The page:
A.R. Gurney, a prolific playwright "who dissected the fading folkways of the Northeast's traditional white Anglo-Saxon Protestant society, of which he himself was a member, in plays like The Middle Ages, The Dining Room and The Cocktail Hour," died June 13, the New York Times reported. He was 86. "With its focus on the quirks and barely concealed anxieties of the privileged class, Mr. Gurney's work was often likened to that of the novelist John Cheever and the playwright Philip Barry," the Times noted.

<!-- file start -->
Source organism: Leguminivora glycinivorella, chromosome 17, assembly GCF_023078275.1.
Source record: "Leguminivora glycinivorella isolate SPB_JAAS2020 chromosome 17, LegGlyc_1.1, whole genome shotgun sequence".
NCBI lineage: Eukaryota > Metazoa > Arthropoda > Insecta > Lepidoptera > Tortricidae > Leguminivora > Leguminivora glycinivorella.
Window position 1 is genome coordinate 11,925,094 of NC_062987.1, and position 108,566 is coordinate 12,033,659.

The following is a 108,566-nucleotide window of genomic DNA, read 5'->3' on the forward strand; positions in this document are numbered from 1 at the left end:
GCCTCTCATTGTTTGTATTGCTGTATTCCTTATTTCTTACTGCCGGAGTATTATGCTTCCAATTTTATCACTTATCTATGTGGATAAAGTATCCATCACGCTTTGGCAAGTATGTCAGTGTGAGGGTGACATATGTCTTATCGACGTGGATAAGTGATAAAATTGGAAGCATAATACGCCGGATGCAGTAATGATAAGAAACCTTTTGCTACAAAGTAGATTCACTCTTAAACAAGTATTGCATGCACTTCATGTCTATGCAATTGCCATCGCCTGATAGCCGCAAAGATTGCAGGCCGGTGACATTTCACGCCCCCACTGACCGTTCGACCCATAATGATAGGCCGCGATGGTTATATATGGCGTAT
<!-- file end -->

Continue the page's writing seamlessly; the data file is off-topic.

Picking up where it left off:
"What seems to obsess me," he once said, "is the contrast between the world and the values I was immersed in when I was young, and the nature of the contemporary world."
Gurney was also the author of three novels: The Gospel According to Joe, Entertaining Strangers and The Snow Ball.